The safety and efficacy of early steroid withdrawal or avoidance in patients receiving a kidney transplant (KT) are controversial.Methods.
We performed a systematic review and a meta-analysis of the randomized controlled studies about steroid avoidance or withdrawal after a few days in patients receiving a KT and treated with antibody induction and cyclosporine (CsA) or tacrolimus (Tac) plus mycophenolate mofetil (MMF) (nine available studies and 1934 participants).Results.
Death and graft loss (including or excluding death with function) were similar in steroid avoidance and control patients, with no differences between CsA and Tac studies. After steroid avoidance, acute rejection was more frequent than conventional steroid use in CsA trials [risk ratios (RR) 1.59, 95% confidence intervals (95% CI) 1.01–2.49] but not when Tac was used (RR 1.06, 95% CI 0.79–1.42). Steroid avoidance was associated with less frequent new-onset diabetes mellitus, but this decrease was only evident with CsA (RR 0.54, 95% CI 0.30–0.98), whereas this difference was not significant analysing Tac studies (RR 0.75, 95% CI 0.32–1.77). Despite this trend, the corresponding interaction tests were not statistically significant (P = 0.140 and P = 0.535, for acute rejection and new-onset diabetes mellitus, respectively). Serum creatinine, creatinine clearance, mean blood pressure, serum cholesterol and serum triglycerides were similar in both groups.Conclusions.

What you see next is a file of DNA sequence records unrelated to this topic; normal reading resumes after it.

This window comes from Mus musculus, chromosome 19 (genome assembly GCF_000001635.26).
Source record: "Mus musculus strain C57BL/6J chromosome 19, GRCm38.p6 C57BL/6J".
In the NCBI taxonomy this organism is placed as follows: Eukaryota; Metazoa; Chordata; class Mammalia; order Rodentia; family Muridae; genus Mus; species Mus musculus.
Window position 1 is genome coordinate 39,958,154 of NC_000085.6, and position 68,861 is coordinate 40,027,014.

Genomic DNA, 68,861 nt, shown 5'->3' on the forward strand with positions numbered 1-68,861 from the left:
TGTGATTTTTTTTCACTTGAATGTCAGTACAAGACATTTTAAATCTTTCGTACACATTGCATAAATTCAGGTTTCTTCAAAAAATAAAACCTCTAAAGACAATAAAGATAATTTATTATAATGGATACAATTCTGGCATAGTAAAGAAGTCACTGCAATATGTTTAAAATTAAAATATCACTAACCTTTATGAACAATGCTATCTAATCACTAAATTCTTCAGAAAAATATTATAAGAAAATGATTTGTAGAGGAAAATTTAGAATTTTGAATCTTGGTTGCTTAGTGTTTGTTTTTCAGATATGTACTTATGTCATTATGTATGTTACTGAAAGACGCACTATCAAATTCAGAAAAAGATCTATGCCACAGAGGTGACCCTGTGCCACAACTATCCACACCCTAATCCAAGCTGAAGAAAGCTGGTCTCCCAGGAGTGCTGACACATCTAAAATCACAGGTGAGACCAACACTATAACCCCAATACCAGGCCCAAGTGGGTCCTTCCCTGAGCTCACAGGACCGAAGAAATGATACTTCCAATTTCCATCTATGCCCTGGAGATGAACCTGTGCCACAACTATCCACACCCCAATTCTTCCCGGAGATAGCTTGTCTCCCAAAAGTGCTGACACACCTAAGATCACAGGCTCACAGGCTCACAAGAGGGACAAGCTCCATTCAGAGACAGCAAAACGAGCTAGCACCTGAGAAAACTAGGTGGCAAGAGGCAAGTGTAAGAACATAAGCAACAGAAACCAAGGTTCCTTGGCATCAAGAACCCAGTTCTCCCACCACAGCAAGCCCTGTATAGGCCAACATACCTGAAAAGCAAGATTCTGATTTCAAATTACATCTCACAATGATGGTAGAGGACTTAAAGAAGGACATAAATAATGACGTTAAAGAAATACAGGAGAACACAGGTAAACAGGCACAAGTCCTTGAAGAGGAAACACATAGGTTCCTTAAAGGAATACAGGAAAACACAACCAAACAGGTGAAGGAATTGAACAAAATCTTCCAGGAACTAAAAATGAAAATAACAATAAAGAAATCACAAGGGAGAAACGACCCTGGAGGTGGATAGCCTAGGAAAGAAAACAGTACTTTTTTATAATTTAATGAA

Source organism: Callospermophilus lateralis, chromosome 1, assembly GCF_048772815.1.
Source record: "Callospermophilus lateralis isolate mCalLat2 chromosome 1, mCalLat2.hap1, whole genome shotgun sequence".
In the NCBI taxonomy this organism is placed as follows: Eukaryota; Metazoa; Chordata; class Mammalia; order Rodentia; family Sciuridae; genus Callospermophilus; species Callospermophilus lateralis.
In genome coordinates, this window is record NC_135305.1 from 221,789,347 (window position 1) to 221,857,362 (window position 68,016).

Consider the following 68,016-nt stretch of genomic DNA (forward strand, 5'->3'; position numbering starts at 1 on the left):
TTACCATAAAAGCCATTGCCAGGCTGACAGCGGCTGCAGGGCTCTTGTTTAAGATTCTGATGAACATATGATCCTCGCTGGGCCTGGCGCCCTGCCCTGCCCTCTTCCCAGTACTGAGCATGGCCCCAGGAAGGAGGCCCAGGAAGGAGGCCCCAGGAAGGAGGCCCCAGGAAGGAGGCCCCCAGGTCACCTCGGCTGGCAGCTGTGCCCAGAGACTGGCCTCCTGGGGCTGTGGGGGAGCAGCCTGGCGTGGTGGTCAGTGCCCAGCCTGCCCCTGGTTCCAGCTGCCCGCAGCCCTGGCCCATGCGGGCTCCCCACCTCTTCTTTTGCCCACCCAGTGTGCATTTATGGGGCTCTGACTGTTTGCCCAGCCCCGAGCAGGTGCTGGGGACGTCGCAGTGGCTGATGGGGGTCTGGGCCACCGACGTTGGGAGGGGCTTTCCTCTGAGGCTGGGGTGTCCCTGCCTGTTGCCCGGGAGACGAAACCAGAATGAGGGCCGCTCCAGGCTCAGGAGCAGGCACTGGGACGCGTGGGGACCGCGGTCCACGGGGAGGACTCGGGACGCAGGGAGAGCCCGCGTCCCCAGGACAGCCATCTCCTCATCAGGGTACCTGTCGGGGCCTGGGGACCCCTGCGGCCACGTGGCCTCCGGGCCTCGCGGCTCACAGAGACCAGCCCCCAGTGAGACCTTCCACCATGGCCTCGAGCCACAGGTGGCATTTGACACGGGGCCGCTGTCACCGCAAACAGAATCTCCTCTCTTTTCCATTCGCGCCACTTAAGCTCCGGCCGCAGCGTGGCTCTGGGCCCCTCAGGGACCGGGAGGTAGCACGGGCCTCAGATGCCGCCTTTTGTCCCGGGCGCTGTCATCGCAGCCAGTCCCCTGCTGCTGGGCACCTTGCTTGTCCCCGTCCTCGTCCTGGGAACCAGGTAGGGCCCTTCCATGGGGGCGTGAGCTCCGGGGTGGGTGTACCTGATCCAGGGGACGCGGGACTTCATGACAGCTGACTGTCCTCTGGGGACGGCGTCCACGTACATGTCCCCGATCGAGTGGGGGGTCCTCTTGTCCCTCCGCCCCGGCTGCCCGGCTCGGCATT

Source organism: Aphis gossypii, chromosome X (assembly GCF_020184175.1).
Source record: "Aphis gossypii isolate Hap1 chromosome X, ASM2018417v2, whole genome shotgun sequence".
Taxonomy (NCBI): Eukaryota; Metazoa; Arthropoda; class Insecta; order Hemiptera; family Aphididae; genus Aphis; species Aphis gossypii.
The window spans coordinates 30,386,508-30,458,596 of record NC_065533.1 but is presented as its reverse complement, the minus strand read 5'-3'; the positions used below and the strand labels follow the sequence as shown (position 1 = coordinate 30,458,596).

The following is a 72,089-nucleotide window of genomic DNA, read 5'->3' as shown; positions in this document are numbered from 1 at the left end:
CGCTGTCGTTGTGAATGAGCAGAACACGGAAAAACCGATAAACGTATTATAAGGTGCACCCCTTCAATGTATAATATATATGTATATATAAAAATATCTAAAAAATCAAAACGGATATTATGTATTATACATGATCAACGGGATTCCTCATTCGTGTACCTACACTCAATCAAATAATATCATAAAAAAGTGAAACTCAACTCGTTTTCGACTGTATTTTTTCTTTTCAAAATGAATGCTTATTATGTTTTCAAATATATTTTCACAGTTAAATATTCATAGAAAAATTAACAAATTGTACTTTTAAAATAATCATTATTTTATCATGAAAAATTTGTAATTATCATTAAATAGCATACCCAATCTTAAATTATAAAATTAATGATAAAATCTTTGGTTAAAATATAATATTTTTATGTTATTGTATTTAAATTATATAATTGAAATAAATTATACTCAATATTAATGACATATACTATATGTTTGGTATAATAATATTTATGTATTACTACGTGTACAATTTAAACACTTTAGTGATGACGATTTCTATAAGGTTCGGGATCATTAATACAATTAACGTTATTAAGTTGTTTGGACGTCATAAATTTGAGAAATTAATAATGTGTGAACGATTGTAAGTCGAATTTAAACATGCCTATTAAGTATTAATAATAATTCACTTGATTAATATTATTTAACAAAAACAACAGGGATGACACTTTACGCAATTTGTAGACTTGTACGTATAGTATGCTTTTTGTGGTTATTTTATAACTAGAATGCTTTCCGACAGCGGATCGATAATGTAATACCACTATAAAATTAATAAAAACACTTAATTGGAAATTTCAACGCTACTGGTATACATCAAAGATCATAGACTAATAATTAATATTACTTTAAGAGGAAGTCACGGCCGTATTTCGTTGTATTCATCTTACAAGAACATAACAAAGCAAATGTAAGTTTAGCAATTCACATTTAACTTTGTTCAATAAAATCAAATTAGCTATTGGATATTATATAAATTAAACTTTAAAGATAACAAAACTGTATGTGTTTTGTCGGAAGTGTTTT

Steroid avoidance or early withdrawal within the first 2 weeks is safe in KT recipients receiving induction with anti-interleukin-2 receptor antibodies or thymoglobulin and a drug regimen based on calcineurin inhibitor and MMF. However, the real benefits remain unclear.